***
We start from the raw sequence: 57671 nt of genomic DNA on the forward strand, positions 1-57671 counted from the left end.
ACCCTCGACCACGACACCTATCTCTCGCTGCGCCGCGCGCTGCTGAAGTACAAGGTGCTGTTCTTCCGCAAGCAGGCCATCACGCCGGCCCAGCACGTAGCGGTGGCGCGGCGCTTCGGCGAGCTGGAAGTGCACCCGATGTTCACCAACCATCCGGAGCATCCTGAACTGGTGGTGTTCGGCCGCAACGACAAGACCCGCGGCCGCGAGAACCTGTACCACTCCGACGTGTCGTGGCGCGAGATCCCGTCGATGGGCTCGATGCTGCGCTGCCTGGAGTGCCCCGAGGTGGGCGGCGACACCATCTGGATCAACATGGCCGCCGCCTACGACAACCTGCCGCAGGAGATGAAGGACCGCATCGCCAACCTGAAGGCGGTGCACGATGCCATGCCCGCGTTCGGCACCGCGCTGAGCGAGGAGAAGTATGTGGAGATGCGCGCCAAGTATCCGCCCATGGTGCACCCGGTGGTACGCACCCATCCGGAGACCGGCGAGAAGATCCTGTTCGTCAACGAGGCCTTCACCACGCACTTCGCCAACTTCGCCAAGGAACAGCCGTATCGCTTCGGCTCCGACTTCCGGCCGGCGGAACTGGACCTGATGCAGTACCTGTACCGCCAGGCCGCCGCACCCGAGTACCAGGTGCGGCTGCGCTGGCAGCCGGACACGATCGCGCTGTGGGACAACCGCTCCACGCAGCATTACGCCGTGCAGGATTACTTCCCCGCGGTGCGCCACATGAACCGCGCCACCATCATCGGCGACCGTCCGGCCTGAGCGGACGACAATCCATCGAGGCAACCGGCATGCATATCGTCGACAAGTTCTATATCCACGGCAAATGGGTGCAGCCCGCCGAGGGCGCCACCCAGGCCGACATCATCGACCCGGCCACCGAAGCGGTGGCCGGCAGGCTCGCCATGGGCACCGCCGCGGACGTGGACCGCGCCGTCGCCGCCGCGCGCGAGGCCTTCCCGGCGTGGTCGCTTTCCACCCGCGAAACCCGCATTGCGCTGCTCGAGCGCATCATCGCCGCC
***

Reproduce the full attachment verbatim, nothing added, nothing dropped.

We start from the raw sequence: 57671 nt of genomic DNA on the forward strand, positions 1-57671 counted from the left end.
ACCCTCGACCACGACACCTATCTCTCGCTGCGCCGCGCGCTGCTGAAGTACAAGGTGCTGTTCTTCCGCAAGCAGGCCATCACGCCGGCCCAGCACGTAGCGGTGGCGCGGCGCTTCGGCGAGCTGGAAGTGCACCCGATGTTCACCAACCATCCGGAGCATCCTGAACTGGTGGTGTTCGGCCGCAACGACAAGACCCGCGGCCGCGAGAACCTGTACCACTCCGACGTGTCGTGGCGCGAGATCCCGTCGATGGGCTCGATGCTGCGCTGCCTGGAGTGCCCCGAGGTGGGCGGCGACACCATCTGGATCAACATGGCCGCCGCCTACGACAACCTGCCGCAGGAGATGAAGGACCGCATCGCCAACCTGAAGGCGGTGCACGATGCCATGCCCGCGTTCGGCACCGCGCTGAGCGAGGAGAAGTATGTGGAGATGCGCGCCAAGTATCCGCCCATGGTGCACCCGGTGGTACGCACCCATCCGGAGACCGGCGAGAAGATCCTGTTCGTCAACGAGGCCTTCACCACGCACTTCGCCAACTTCGCCAAGGAACAGCCGTATCGCTTCGGCTCCGACTTCCGGCCGGCGGAACTGGACCTGATGCAGTACCTGTACCGCCAGGCCGCCGCACCCGAGTACCAGGTGCGGCTGCGCTGGCAGCCGGACACGATCGCGCTGTGGGACAACCGCTCCACGCAGCATTACGCCGTGCAGGATTACTTCCCCGCGGTGCGCCACATGAACCGCGCCACCATCATCGGCGACCGTCCGGCCTGAGCGGACGACAATCCATCGAGGCAACCGGCATGCATATCGTCGACAAGTTCTATATCCACGGCAAATGGGTGCAGCCCGCCGAGGGCGCCACCCAGGCCGACATCATCGACCCGGCCACCGAAGCGGTGGCCGGCAGGCTCGCCATGGGCACCGCCGCGGACGTGGACCGCGCCGTCGCCGCCGCGCGCGAGGCCTTCCCGGCGTGGTCGCTTTCCACCCGCGAAACCCGCATTGCGCTGCTCGAGCGCATCATCGCCGCC